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Drones Being Used to Tackle Plastic Pollution

Plastic pollution, especially in our planet’s oceans, is one of the biggest problems we’re facing today. Conservationists have found plastic in the stomachs of 60% of seabird species, and 100% of sea turtles examined. These native animals mistake drifting plastics for a meal and fill their bellies. Afterwards, they starve because there’s no room for food in their digestive tracts. 

Humans drop 8 million metric tons of plastic in the ocean every year, adding to the 150 million metric tons already floating around on currents and collecting in garbage patches twice the size of Texas. If it isn’t clear already, plastic pollution is a massive problem, but new technology might be the solution that we’ve been waiting for. 

A Job for the Drones

Tons of plastic waste are floating around in the ocean as we speak. In fact, thousands of pounds have been discovered and cleaned up in oceans all across the globe. The plastic that isn’t cleaned out of our oceans are slowly breaking down and becoming a part of our food chain. When we enjoy a shrimp cocktail or a well-cooked filet, we’re eating tiny microplastics along with those healthy proteins and Omega 3s. 

This mess, paired with ocean acidification — which is a side effect of human pollution and climate change — will make it more challenging than ever for wildlife in oceans to survive. Even if we started picking up every single piece of plastic we see in the sea, it’s become a job that’s too big for human hands. That’s where drones can pick up the slack. 

By 2050, the ocean will have more plastic by weight than fish. Drones will have several different roles in the fight against pollution, from mapping the sheer amount of plastic currently floating in our oceans to guiding autonomous recovery vessels to the areas with the highest concentrations of contaminants.  

Drone Major Group is one company drawing together more than 80% of the drone industry’s assets, connecting them in what could prove to be an unprecedented move toward industry-wide cooperation. However, one piece of the puzzle is missing.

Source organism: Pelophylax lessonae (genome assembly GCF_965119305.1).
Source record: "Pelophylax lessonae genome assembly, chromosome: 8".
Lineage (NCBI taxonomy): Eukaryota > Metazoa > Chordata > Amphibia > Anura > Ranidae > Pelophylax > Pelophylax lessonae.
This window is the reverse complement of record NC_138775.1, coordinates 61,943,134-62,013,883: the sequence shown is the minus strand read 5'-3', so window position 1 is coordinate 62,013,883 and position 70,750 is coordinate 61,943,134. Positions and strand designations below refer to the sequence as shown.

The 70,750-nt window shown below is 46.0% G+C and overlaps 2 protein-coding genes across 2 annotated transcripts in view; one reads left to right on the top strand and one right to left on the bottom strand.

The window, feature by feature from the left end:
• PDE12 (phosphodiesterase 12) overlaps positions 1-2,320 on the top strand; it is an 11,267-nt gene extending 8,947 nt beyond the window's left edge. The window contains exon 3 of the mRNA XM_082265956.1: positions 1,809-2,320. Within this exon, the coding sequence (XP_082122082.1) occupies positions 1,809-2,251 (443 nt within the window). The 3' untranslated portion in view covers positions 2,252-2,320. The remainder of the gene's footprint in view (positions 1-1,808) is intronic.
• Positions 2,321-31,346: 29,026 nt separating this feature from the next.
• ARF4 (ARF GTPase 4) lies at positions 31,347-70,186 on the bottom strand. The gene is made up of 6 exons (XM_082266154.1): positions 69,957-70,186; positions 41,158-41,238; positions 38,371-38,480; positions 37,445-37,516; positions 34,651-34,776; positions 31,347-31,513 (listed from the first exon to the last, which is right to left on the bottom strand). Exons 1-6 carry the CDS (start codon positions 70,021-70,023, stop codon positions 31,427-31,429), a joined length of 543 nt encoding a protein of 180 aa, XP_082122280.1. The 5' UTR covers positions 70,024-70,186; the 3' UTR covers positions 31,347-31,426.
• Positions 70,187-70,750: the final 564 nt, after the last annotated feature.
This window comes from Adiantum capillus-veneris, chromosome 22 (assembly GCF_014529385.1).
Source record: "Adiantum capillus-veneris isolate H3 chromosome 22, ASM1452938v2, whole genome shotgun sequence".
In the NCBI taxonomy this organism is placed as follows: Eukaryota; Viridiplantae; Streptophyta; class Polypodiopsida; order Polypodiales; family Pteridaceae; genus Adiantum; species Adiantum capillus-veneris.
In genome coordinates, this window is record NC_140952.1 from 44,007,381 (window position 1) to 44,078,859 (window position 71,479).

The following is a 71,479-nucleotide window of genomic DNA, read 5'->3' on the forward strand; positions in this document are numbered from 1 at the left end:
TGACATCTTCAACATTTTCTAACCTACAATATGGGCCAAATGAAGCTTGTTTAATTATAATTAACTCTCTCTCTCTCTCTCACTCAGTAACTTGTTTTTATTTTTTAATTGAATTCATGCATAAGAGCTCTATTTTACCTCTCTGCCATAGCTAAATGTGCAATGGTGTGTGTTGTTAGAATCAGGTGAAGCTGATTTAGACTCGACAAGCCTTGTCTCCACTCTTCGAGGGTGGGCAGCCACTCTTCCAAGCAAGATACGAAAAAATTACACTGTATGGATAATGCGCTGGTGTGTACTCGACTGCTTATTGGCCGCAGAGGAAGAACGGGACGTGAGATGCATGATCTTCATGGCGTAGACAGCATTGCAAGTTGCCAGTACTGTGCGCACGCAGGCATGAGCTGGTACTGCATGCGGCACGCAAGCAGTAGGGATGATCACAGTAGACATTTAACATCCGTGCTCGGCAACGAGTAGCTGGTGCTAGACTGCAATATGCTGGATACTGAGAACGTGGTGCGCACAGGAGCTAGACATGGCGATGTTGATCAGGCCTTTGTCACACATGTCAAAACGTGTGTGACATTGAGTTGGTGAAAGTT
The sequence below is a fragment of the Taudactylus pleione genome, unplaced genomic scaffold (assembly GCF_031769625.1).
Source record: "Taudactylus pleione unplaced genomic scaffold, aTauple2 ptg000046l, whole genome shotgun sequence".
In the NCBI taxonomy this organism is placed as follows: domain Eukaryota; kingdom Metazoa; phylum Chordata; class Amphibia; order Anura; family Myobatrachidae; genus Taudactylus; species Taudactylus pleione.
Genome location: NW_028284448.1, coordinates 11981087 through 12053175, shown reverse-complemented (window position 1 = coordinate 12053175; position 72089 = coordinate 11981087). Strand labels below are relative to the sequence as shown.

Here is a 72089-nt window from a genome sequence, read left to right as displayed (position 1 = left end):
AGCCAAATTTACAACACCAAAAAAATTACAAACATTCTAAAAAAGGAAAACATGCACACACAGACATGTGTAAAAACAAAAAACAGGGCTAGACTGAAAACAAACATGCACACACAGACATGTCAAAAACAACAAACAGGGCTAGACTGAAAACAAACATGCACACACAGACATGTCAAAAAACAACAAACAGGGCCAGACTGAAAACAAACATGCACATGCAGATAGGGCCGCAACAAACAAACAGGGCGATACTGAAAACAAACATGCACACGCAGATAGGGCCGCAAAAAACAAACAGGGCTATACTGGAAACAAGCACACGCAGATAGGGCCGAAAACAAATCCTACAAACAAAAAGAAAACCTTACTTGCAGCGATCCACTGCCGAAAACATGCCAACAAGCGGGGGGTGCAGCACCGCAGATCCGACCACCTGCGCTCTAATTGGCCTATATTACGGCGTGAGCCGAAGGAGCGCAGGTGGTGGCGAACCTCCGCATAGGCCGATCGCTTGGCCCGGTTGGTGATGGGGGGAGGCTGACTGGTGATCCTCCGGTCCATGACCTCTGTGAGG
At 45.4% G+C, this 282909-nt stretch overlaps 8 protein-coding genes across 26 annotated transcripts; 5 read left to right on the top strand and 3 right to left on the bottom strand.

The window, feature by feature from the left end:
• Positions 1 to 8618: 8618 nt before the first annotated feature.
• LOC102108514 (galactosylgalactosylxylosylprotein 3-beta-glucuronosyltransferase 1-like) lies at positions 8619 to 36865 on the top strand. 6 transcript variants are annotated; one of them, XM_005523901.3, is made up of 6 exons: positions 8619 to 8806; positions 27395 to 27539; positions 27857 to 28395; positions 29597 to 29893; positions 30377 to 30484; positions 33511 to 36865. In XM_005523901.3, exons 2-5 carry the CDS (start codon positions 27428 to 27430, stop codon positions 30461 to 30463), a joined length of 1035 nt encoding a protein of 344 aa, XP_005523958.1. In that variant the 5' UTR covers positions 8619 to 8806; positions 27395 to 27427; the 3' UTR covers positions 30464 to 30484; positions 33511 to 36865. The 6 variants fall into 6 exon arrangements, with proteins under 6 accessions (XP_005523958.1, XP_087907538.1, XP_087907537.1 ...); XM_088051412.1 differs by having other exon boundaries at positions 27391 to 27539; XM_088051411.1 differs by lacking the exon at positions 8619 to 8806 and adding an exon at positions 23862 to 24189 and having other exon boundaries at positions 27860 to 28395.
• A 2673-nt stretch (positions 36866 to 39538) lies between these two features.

AI and Machine Learning Tools

Even with drones, the job will be too big to handle without a little bit of help. Artificial intelligence (AI) and machine learning tools can pick up the slack, controlling the patrolling drones and analyzing seascapes to determine where conservationists should focus their efforts. 

Artificial intelligence systems are superior to human analysts in that our biological limitations don’t restrict them. They can function with near-limitless storage and processing capabilities and can find patterns in minutes that would take humans days or weeks to discover — if they managed to find them at all. 

AI and machine learning systems rely on information that conservationists can provide, such as pictures that teach the programs how to differentiate between plastic and other debris that might wash up on the beach, like driftwood and seaweed. This program relies on information provided by volunteers, with one intrepid conservationist uploading more than 7,000 images to help make the system a little bit smarter. 

Making Changes for Our Future

Unless we make changes, both on land and at sea, the plastic in the ocean will outweigh marine life in the next three decades. Drones are merely one piece of the puzzle, a piece that may be able to operate autonomously in the coming years. With this technology’s help, we can clean up the mess we’ve made over many years. 

Plastic doesn’t biodegrade, so it will be there for hundreds or thousands of years if we don’t do something about it. It might seem like the least of our worries when it comes to climate change. However, if we destroy the oceans, we might as well give up — nothing else we do will matter.